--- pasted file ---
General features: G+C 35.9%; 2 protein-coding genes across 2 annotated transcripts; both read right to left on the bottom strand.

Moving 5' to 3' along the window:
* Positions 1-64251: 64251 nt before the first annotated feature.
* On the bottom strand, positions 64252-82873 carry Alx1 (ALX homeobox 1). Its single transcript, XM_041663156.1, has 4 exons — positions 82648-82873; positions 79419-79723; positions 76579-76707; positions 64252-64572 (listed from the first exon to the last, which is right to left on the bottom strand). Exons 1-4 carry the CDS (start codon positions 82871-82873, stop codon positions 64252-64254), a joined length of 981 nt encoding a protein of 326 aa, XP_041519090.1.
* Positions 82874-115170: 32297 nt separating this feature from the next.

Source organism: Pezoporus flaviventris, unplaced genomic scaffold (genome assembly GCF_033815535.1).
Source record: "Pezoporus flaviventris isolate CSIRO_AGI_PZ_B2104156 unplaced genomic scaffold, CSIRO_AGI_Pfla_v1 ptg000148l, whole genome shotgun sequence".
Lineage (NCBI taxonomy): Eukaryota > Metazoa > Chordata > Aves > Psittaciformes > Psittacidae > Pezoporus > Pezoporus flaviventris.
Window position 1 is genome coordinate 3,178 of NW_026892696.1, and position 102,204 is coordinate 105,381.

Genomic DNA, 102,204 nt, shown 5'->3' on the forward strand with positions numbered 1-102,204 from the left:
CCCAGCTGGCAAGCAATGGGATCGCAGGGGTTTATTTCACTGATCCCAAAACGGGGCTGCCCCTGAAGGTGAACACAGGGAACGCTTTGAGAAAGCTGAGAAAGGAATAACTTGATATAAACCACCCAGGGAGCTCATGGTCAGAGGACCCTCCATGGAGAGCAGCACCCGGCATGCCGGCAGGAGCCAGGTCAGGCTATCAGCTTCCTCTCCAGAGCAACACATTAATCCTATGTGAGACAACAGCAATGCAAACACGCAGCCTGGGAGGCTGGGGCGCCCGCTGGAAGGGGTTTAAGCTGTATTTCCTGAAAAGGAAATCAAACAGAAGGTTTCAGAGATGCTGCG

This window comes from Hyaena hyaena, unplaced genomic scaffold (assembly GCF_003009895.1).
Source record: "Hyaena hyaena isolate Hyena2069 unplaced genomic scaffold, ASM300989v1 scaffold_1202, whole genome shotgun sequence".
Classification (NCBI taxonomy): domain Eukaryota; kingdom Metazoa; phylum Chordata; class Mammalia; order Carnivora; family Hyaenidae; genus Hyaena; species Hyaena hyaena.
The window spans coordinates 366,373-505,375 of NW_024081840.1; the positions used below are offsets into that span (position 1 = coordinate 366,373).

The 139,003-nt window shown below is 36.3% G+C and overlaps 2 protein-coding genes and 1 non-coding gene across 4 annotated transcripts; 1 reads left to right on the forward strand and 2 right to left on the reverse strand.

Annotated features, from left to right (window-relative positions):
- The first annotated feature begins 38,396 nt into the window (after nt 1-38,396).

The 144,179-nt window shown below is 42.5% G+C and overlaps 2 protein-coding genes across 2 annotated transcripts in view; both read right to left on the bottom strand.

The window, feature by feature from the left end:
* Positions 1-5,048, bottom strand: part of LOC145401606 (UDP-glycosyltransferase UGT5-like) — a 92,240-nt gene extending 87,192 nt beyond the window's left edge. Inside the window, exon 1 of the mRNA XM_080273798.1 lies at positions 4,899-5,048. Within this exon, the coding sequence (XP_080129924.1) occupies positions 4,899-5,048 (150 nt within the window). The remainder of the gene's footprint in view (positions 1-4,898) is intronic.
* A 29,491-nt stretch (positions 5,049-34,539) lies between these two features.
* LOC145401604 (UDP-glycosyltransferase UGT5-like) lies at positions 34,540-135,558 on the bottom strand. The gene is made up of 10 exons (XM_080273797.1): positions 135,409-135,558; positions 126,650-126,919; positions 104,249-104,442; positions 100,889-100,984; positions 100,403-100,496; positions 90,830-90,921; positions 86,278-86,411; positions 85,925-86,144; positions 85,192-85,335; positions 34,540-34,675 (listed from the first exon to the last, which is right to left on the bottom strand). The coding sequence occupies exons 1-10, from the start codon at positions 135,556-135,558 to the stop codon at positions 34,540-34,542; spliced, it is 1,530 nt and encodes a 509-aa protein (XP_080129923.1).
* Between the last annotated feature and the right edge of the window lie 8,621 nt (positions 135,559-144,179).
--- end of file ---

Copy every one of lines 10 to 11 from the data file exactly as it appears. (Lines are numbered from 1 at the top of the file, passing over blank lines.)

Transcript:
Genomic DNA, 102,204 nt, shown 5'->3' on the forward strand with positions numbered 1-102,204 from the left:
CCCAGCTGGCAAGCAATGGGATCGCAGGGGTTTATTTCACTGATCCCAAAACGGGGCTGCCCCTGAAGGTGAACACAGGGAACGCTTTGAGAAAGCTGAGAAAGGAATAACTTGATATAAACCACCCAGGGAGCTCATGGTCAGAGGACCCTCCATGGAGAGCAGCACCCGGCATGCCGGCAGGAGCCAGGTCAGGCTATCAGCTTCCTCTCCAGAGCAACACATTAATCCTATGTGAGACAACAGCAATGCAAACACGCAGCCTGGGAGGCTGGGGCGCCCGCTGGAAGGGGTTTAAGCTGTATTTCCTGAAAAGGAAATCAAACAGAAGGTTTCAGAGATGCTGCG